ipod-djThis weekend, I had the pleasure of working with a cute young couple who had a very tight wedding budget. I was confronted with a few challenges while coordinating their wedding, not the least of which was the fact that the friend who officiated their wedding was also playing the role of DJ/MC. And while I must commend the bride and groom for their efforts in organizing a complete playlist of music for the evening, here are some of the glitches we encountered:
– There was no prelude music for the ceremony
– There was no exit music for the recessional
– The first dance song ended up on the wrong iPod (and we had to track it down)
– The music selections for dinner were a bit unorthodox
– The pre-programmed music selections did not leave any room for ‘playing to the crowd’
…and so on…

Fortunately they had me to help keep things running smoothly, and overall things went very well; the couple had “their day, their way” and they seemed oblivious to glitches.

When I’m wearing my “Day-of” coordinator hat, I must be careful to provide support, not criticism. As a Planner, I would strongly advise against this type of scenario and take appropriate steps to illuminate and eliminate potential glitches. However, when circumstances dictate that I play the hand I’m dealt, that’s precisely what I do. And let’s face it: if the couple could have afforded a wedding planner, they likely could have afforded a professional DJ as well.

Ironically, I returned home to find an email from a colleague who provides exceptional DJ services. Obviously, fresh off a gig and needing to vent – here is his email to me (but it reads more like a plea to Brides & Grooms):
AFFA Wedding-Junction 88
“Elisa – I wonder why brides don’t trust their DJ to play the right music? I have had way too many brides completely program their wedding music to the point that they have had to hear certain songs in a certain order and at certain times.”

“Most good DJ’s have the ability to read the crowd and know what to play when to play it. I understand that you may not want to hear a certain song or songs, but to totally program the entire function, just defeats the purpose of having a DJ. You might as well just bring your iPod. Oh that’s right, you would have to rent the speakers and no one would be able to talk on the mic and introduce you in…”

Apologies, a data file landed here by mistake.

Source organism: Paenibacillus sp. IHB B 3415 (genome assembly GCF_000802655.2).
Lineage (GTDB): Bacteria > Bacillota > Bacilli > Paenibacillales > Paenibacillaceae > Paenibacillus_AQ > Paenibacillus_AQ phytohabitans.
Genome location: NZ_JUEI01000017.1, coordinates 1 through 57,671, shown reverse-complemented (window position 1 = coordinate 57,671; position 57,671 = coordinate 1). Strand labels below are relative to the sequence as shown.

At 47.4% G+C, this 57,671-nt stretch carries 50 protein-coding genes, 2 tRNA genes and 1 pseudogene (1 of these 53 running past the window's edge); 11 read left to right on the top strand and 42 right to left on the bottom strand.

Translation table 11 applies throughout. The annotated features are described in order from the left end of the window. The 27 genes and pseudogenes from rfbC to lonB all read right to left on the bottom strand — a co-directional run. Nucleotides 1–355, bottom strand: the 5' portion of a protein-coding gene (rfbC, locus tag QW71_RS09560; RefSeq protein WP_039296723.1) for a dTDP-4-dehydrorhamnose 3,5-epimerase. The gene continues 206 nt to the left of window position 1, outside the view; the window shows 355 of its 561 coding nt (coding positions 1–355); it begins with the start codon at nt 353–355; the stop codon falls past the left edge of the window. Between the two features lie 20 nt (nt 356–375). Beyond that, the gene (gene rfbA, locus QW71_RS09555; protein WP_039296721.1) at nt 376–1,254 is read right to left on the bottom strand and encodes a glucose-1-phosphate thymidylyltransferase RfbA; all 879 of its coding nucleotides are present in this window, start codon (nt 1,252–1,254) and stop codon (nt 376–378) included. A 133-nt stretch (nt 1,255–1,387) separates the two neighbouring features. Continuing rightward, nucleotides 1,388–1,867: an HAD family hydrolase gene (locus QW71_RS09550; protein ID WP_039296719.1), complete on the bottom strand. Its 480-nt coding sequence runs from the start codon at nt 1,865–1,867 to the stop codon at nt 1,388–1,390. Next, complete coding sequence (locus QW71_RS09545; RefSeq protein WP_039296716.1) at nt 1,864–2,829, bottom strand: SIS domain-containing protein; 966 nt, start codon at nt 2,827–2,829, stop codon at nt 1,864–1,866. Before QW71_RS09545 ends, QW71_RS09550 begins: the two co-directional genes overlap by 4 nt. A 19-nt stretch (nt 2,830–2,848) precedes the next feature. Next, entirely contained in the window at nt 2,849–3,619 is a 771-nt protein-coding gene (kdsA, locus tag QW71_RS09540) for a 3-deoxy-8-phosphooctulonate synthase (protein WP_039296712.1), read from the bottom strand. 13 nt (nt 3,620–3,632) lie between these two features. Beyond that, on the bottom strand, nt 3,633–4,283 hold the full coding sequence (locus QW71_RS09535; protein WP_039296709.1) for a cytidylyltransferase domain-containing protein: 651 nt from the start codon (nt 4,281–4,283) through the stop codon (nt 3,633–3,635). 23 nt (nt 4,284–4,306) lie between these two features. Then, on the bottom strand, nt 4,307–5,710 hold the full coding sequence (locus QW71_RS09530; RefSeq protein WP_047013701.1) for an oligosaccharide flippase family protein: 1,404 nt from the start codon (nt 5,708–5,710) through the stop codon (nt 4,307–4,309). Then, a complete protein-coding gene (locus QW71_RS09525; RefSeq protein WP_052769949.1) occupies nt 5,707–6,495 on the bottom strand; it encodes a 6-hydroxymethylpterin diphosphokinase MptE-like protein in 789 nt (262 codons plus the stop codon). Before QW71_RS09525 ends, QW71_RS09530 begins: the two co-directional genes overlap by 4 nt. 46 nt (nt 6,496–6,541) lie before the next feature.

“If you trust your DJ to do that, then trust him/her to play the right music.
Most of us do this for a living. I personally do 75+ weddings a year, so I may have seen a wedding or two in my life. We don’t want you to be unhappy so we are going to do the best possible job we can. We are going to do a good job, trust us!”

I contemplated the situation he described and couldn’t help wonder why this is so… Where does it stem from? And then a thought occurred to me:

Picture the wedding I described – glitches and all – and then try to estimate how many of the 100 guests in attendance understood the entertainment arrangements. It’s quite possible that a few people (maybe more) were unaware that the DJ was not a hired professional. It’s also possible that an engaged couple or two were present, in which case they were likely wondering what to expect from their wedding DJ… Would they feel the need to dictate the entire evening to ensure their satisfaction? Hmmmm…. yes, I’d say that’s plausible.

© 2009 E. Delgardio All Rights Reserved